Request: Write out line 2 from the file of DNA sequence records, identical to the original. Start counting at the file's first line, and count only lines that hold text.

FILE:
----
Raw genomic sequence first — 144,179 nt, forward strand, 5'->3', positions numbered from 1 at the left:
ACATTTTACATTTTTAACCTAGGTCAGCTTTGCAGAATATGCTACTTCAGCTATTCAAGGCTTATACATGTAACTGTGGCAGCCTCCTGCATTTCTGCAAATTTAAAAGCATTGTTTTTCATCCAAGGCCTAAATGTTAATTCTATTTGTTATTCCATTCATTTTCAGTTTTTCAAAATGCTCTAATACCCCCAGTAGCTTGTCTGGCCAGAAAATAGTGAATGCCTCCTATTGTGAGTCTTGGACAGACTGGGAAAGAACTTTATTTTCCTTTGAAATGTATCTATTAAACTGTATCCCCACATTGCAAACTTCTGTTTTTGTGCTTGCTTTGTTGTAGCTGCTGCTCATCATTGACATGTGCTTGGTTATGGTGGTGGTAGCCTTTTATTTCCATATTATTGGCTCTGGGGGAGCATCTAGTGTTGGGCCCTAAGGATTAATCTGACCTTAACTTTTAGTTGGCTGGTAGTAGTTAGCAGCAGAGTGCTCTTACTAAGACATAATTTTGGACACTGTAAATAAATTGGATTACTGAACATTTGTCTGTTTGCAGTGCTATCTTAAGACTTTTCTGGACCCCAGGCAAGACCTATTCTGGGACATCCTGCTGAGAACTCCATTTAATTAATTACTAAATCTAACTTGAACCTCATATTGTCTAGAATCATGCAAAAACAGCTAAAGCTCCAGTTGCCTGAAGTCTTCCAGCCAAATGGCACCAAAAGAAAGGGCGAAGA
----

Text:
ACATTTTACATTTTTAACCTAGGTCAGCTTTGCAGAATATGCTACTTCAGCTATTCAAGGCTTATACATGTAACTGTGGCAGCCTCCTGCATTTCTGCAAATTTAAAAGCATTGTTTTTCATCCAAGGCCTAAATGTTAATTCTATTTGTTATTCCATTCATTTTCAGTTTTTCAAAATGCTCTAATACCCCCAGTAGCTTGTCTGGCCAGAAAATAGTGAATGCCTCCTATTGTGAGTCTTGGACAGACTGGGAAAGAACTTTATTTTCCTTTGAAATGTATCTATTAAACTGTATCCCCACATTGCAAACTTCTGTTTTTGTGCTTGCTTTGTTGTAGCTGCTGCTCATCATTGACATGTGCTTGGTTATGGTGGTGGTAGCCTTTTATTTCCATATTATTGGCTCTGGGGGAGCATCTAGTGTTGGGCCCTAAGGATTAATCTGACCTTAACTTTTAGTTGGCTGGTAGTAGTTAGCAGCAGAGTGCTCTTACTAAGACATAATTTTGGACACTGTAAATAAATTGGATTACTGAACATTTGTCTGTTTGCAGTGCTATCTTAAGACTTTTCTGGACCCCAGGCAAGACCTATTCTGGGACATCCTGCTGAGAACTCCATTTAATTAATTACTAAATCTAACTTGAACCTCATATTGTCTAGAATCATGCAAAAACAGCTAAAGCTCCAGTTGCCTGAAGTCTTCCAGCCAAATGGCACCAAAAGAAAGGGCGAAGA